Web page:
Being able to use all this power from within perl is just amazing!
The author is also very responsive and helpful.
The POD doc is quite sparse but this is really not a problem since this module almost strictly follow the C API, which is heavily documented on the sleepycat website (maybe a link in the POD would be helpful).
Examples from the C reference manual can be adapted to perl in a minute (except with far less lines of code!)
Methods calls seem to be twice as fast as normal methods. And this will increase if you use a lot of attributes in your methods (as it is always the case in real world situations).
But it takes a lot of memory: classes shown in benchmark.pl take 10.7KB per object with this module, compared to only 0.16KB per object for a traditional hash-based class and 0.12Kb for an array-base class.
Inheritance is very slow (4 to 5 times slower), as well as constructors (100 times slower!).
The problem is that memory consumption and constructors' slowness will increase with the number and complexity of your methods...
For me, the main drawback stays the slowness of inherited methods.
Could this be optimized?
This makes OO programming in Perl faster, cleaner, stricter!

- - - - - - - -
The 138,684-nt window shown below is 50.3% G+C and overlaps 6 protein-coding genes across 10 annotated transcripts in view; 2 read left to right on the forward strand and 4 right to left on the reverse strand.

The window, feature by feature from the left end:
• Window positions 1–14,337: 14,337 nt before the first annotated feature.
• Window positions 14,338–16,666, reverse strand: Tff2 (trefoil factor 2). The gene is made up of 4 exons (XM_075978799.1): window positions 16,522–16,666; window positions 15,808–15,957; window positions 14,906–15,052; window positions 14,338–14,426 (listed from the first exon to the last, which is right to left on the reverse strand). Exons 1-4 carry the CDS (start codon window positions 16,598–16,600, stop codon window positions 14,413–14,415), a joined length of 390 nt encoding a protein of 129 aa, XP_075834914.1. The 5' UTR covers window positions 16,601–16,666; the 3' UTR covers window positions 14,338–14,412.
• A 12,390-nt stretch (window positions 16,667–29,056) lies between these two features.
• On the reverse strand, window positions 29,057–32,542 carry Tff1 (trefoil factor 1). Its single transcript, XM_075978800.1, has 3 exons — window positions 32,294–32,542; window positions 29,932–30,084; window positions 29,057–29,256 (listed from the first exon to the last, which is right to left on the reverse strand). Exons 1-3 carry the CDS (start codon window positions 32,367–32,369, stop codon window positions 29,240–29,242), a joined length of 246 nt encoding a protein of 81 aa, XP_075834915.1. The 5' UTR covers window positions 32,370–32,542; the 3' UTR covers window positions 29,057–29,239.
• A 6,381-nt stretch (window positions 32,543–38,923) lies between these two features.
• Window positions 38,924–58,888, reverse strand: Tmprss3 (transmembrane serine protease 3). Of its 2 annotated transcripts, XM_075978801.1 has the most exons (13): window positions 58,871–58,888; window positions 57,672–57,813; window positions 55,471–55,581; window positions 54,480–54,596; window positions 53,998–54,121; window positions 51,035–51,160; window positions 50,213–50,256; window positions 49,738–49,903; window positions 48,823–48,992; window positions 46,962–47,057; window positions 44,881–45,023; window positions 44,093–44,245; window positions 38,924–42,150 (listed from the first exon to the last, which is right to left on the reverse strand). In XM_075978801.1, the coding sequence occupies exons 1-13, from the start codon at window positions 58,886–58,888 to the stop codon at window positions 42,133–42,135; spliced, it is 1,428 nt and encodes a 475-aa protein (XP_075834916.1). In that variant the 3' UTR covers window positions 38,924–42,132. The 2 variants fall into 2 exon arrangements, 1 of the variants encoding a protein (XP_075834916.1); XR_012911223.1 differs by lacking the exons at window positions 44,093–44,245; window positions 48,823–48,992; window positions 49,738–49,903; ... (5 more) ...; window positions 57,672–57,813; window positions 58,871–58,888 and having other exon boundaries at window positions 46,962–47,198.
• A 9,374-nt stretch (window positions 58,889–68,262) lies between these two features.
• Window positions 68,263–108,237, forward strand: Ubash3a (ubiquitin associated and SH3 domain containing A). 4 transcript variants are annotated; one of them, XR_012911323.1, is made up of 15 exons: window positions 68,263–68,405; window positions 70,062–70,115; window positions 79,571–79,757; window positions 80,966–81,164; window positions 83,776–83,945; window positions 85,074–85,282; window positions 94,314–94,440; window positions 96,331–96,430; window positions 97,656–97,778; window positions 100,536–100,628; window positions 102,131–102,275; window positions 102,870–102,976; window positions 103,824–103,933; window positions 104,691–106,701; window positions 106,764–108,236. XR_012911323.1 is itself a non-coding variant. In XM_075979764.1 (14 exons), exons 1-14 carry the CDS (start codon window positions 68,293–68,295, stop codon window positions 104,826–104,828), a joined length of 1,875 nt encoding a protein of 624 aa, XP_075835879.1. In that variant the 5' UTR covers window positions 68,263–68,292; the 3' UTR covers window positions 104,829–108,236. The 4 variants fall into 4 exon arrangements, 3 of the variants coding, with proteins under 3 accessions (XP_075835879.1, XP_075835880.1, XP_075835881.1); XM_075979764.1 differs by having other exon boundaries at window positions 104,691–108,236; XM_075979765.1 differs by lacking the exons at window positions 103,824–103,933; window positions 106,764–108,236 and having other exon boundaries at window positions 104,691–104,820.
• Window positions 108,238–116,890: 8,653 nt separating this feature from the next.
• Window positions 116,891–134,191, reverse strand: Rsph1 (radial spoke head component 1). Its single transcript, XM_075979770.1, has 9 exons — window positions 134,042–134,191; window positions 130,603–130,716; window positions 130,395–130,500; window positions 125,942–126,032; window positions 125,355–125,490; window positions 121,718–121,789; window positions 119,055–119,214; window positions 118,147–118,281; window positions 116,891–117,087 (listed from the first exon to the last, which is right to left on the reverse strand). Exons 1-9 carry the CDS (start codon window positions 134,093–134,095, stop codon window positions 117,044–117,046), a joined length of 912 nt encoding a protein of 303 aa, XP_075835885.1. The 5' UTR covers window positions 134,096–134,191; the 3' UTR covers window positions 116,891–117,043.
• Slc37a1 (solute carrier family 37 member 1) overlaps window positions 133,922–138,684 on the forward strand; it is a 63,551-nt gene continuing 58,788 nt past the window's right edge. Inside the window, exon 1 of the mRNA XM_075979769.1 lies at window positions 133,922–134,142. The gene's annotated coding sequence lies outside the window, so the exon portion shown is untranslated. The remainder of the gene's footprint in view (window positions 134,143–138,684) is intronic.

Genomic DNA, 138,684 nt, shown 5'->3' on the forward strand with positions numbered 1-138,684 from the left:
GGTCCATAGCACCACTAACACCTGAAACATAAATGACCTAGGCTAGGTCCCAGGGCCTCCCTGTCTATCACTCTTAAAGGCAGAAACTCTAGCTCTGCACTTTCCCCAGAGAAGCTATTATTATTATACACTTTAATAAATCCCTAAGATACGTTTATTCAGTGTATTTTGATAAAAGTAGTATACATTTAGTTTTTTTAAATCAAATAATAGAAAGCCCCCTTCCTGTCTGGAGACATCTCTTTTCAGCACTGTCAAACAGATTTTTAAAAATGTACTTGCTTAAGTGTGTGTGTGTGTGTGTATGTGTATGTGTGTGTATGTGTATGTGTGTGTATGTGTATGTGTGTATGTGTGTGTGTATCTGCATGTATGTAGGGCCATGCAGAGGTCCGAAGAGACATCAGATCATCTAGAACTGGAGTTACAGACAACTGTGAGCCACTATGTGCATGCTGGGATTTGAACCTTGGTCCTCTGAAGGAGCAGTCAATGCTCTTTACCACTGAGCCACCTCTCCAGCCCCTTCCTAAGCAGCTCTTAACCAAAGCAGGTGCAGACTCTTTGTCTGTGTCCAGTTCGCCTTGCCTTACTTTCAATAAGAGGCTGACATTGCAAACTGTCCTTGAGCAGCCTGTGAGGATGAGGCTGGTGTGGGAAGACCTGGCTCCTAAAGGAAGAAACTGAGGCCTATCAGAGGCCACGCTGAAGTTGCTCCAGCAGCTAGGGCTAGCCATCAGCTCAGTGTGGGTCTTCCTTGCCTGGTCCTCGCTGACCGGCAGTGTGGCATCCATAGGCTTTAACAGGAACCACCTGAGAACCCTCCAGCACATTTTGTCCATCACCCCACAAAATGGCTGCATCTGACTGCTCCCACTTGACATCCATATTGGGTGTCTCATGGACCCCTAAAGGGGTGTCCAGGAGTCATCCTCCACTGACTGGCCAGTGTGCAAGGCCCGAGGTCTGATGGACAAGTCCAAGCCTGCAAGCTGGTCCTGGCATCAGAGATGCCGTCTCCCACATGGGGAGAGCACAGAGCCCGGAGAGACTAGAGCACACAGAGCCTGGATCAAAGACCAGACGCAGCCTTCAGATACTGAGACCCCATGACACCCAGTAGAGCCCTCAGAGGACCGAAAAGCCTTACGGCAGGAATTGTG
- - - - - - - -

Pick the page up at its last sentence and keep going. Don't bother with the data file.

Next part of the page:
I find this module better than base/fields in every aspect:
- no deprecated pseudo-hash
- no need to call fields::new() in constructors
- no need to always give the type of your variable to get the speed up, so you can write things like $_->[FOO] if you so wish.
Now I cannot imagine writing OO code in perl without it!
I give it a 5 for the documentation because of the PDF tutorial (CPAN doesn't show it, but it is included in the distribution.
It seems very stable and efficient, and even has its own top utility with NetServer::Portal !
I hope support for epoll and kqueue will be added in the future (I saw that epoll was added to the todo list in this version!).
I give it a 4 for the interface and the ease of use because I don't really like having to do $_->w->data all the time if I don't want to use closures to get my data (wouldn't it be possible to provide it as the second argument for Perl callbacks? this would not break backward compatibility).